What’s the fifth most important lesson I learned this year?
Father Time – For a service project leading up to his confirmation, my son decided we would spend a day working with Habitat for Humanity. A June day. In Houston. During the hottest summer on record. Our eight-person team painted the entire outside of a house in six hours. These were our only instructions: “be safe; ask for help if you don’t know; treat it like your own home; have fun.” Simple is often best. By the way, the grateful homeowner contributed 250 hours of labor in exchange for an interest-free note on her new 1,200 square foot residence.
In 2006 – when the economy was surging with no apparent end in sight – we decided it would be good to let our children experience the struggles less fortunate people endure. So on Thanksgiving, we joined with other families from our parish to serve at a homeless shelter in downtown.
There we encountered men and women whose lives no one would choose to endure. Yet amidst all of the pain and suffering from ailments, abuse and avoidance, there was gratitude. As they made their way through the line to receive turkey and all the fixings, some responded with words and smiles, others simply nodded. I struck up a side conversation with a young man who said he arrived in Houston three nights earlier, having been dropped from a bus after being released from prison. “I don’t know anything about living on the street,” he said. “I’m scared, and have no idea what to do.”
Watching our youngest, who was eight, refill water glasses and hand out cake, I realized she had no fear at all. To her these were just people and she was getting to help them. It was a wonderfully fulfilling day for the five of us… and we returned at Easter and a few other times over the next few years. With each opportunity to serve came joyous feelings of playing a small part in making our community a better place. I believe our children have a clearer understanding of the world because of those simple acts of kindness.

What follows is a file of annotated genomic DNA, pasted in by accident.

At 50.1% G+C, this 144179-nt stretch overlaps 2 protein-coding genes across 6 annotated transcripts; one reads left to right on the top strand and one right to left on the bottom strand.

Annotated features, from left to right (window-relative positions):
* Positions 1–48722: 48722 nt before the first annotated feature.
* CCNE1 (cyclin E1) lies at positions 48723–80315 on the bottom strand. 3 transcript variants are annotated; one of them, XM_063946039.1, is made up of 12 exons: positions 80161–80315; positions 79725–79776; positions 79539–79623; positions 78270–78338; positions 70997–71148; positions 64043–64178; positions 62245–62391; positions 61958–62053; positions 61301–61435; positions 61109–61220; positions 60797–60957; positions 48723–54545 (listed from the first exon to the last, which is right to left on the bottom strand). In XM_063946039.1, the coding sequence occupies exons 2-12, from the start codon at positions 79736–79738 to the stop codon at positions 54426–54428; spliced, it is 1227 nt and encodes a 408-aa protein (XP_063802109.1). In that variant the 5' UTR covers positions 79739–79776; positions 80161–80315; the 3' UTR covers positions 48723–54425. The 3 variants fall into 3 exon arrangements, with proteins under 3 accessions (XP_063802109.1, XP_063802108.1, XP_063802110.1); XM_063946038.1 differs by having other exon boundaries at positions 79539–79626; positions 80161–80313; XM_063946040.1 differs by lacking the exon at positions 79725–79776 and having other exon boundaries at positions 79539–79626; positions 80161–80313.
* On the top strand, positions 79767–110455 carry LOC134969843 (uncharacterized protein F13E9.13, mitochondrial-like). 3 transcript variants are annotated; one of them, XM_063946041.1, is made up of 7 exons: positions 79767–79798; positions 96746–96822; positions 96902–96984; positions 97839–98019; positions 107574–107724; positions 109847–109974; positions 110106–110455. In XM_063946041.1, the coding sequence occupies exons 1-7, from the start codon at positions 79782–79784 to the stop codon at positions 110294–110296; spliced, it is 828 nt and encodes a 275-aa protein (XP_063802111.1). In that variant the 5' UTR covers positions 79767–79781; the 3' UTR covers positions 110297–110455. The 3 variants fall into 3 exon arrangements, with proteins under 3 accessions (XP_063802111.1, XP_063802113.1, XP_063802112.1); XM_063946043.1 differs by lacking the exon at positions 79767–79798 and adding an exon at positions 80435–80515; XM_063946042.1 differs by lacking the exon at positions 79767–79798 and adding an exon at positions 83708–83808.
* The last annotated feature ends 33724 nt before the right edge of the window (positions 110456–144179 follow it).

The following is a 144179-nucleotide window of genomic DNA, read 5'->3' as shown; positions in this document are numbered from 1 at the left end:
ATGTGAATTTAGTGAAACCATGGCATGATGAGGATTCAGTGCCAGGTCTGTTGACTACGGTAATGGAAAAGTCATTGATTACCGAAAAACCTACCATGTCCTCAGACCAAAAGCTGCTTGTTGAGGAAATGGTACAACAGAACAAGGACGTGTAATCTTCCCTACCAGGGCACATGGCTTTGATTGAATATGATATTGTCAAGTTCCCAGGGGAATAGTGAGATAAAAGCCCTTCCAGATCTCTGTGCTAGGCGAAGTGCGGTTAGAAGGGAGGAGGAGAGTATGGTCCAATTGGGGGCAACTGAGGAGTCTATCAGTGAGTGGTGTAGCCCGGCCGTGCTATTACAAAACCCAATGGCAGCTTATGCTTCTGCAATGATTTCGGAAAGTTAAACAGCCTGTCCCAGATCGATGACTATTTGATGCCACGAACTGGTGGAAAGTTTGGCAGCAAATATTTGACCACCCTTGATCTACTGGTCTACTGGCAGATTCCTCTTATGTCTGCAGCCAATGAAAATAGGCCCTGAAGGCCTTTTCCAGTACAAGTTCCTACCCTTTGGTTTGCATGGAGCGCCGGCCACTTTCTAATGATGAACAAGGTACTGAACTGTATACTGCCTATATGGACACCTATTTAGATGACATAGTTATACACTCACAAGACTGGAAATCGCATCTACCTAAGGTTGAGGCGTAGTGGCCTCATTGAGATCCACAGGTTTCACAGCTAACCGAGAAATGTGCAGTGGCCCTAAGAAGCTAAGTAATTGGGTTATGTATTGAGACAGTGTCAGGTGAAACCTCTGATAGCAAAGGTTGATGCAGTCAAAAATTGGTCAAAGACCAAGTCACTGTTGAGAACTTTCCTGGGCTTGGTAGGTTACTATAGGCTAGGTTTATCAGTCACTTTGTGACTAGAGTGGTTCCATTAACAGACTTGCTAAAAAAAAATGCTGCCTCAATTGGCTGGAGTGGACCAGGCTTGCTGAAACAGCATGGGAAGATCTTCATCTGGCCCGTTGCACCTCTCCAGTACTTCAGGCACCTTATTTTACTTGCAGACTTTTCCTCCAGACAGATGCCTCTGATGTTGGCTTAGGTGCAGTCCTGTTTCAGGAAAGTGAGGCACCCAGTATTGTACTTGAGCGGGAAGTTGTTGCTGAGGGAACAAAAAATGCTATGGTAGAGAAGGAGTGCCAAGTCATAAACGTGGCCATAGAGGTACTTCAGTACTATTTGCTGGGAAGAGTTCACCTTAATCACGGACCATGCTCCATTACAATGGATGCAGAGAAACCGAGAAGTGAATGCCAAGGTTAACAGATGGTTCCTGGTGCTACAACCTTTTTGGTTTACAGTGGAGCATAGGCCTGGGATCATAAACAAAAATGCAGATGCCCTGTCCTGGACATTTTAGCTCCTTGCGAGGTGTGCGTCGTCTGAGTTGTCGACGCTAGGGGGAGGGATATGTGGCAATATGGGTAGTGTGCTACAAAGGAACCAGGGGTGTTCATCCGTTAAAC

Today, as you break bread with your family and give thanks for the many blessings in your life, take 10 seconds to remember those who are alone and adrift. There are a lot more people hurting than five years ago… and every one of them could use your prayer.
As I write this, the state of Texas is blazing. Sixty-four wildfires started in the past two days as lack of rain, strong winds and low humidity combine to create the perfect firestorm. The biggest conflagration is in central Texas – 500 homes destroyed and 30,000 acres burned in Bastrop. Less than 15 miles as the crow flies from our house northwest of Houston is an inferno that’s consumed 5,000 acres. This latest round comes after a series of fires in North Texas during the spring; the biggest one consumed 200,000 acres and destroyed 250 homes, including our good friends’ lake house.
Wind and rain are an annual threat to those living on the Gulf Coast. Each June, proactive citizens prepare for the worst: buying supplies, developing contingency plans and determining evacuation routes. Tropical Storm Alison flooded downtown in 2001. Hurricane Rita missed in 2005. Ike delivered a direct hit three years ago next week. Until the season ends in November, there is always the possibility of destruction.
Last week’s forecast that Tropical Storm Lee was heading this way brought anticipation of an end to the worst drought since the 1950’s. Instead, Lee took a right turn, all the rain went elsewhere and the backside winds flamed the raging fires. Much like the Dust Bowl that ravaged the Great Plains in the midst of the Great Depression, these roaring flames – along with Hurricane Irene that ravaged the East Coast – are piling on to the nation’s woes at the worst of times.
Life is busy. You get moving fast. Caught up in a lot of little things. Then one day you wake up and are told to evacuate your home… to leave behind all your memories. It’s a helpless feeling, and for some, all their keepsakes will be forever lost. Please take a moment right now in your thoughts to remember those affected by these natural disasters. Say a prayer, too, for the first responders and all those who lend a helping hand. As the 10th Anniversary of 9/11 arrives on Sunday, you know it’s times like these when America’s great light of care shines brightest.